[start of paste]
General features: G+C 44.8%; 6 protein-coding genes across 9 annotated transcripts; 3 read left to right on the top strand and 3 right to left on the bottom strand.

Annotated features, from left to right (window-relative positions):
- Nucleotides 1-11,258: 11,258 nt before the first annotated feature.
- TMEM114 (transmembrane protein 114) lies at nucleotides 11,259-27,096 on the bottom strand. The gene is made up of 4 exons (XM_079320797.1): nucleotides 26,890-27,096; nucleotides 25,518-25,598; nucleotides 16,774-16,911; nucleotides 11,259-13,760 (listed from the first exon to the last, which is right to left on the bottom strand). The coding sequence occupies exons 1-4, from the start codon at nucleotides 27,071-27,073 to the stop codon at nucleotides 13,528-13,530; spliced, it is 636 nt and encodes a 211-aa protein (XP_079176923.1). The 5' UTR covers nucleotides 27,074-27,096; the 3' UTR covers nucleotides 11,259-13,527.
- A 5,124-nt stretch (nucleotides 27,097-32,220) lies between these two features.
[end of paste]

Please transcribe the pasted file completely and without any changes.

General features: G+C 44.8%; 6 protein-coding genes across 9 annotated transcripts; 3 read left to right on the top strand and 3 right to left on the bottom strand.

Annotated features, from left to right (window-relative positions):
- Nucleotides 1-11,258: 11,258 nt before the first annotated feature.
- TMEM114 (transmembrane protein 114) lies at nucleotides 11,259-27,096 on the bottom strand. The gene is made up of 4 exons (XM_079320797.1): nucleotides 26,890-27,096; nucleotides 25,518-25,598; nucleotides 16,774-16,911; nucleotides 11,259-13,760 (listed from the first exon to the last, which is right to left on the bottom strand). The coding sequence occupies exons 1-4, from the start codon at nucleotides 27,071-27,073 to the stop codon at nucleotides 13,528-13,530; spliced, it is 636 nt and encodes a 211-aa protein (XP_079176923.1). The 5' UTR covers nucleotides 27,074-27,096; the 3' UTR covers nucleotides 11,259-13,527.
- A 5,124-nt stretch (nucleotides 27,097-32,220) lies between these two features.